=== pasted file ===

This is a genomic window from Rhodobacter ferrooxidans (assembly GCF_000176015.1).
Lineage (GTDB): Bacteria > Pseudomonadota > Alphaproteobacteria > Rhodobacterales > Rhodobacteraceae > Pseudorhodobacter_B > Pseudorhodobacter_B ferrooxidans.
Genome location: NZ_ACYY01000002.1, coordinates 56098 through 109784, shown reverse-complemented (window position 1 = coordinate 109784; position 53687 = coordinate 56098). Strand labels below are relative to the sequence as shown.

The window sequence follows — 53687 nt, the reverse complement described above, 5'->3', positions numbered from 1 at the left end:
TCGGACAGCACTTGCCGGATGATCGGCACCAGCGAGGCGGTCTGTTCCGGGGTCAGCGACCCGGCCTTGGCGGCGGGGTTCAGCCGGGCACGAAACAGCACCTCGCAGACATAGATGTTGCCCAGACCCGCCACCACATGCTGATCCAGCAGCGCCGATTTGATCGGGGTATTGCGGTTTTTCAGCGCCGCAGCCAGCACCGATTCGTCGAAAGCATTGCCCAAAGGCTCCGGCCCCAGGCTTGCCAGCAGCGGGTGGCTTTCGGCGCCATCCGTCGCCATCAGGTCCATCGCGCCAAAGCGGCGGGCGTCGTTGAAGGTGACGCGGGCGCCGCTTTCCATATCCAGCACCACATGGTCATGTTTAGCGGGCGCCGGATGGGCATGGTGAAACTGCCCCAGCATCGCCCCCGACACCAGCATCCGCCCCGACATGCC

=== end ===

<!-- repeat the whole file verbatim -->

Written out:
This is a genomic window from Rhodobacter ferrooxidans (assembly GCF_000176015.1).
Lineage (GTDB): Bacteria > Pseudomonadota > Alphaproteobacteria > Rhodobacterales > Rhodobacteraceae > Pseudorhodobacter_B > Pseudorhodobacter_B ferrooxidans.
Genome location: NZ_ACYY01000002.1, coordinates 56098 through 109784, shown reverse-complemented (window position 1 = coordinate 109784; position 53687 = coordinate 56098). Strand labels below are relative to the sequence as shown.

The window sequence follows — 53687 nt, the reverse complement described above, 5'->3', positions numbered from 1 at the left end:
TCGGACAGCACTTGCCGGATGATCGGCACCAGCGAGGCGGTCTGTTCCGGGGTCAGCGACCCGGCCTTGGCGGCGGGGTTCAGCCGGGCACGAAACAGCACCTCGCAGACATAGATGTTGCCCAGACCCGCCACCACATGCTGATCCAGCAGCGCCGATTTGATCGGGGTATTGCGGTTTTTCAGCGCCGCAGCCAGCACCGATTCGTCGAAAGCATTGCCCAAAGGCTCCGGCCCCAGGCTTGCCAGCAGCGGGTGGCTTTCGGCGCCATCCGTCGCCATCAGGTCCATCGCGCCAAAGCGGCGGGCGTCGTTGAAGGTGACGCGGGCGCCGCTTTCCATATCCAGCACCACATGGTCATGTTTAGCGGGCGCCGGATGGGCATGGTGAAACTGCCCCAGCATCGCCCCCGACACCAGCATCCGCCCCGACATGCC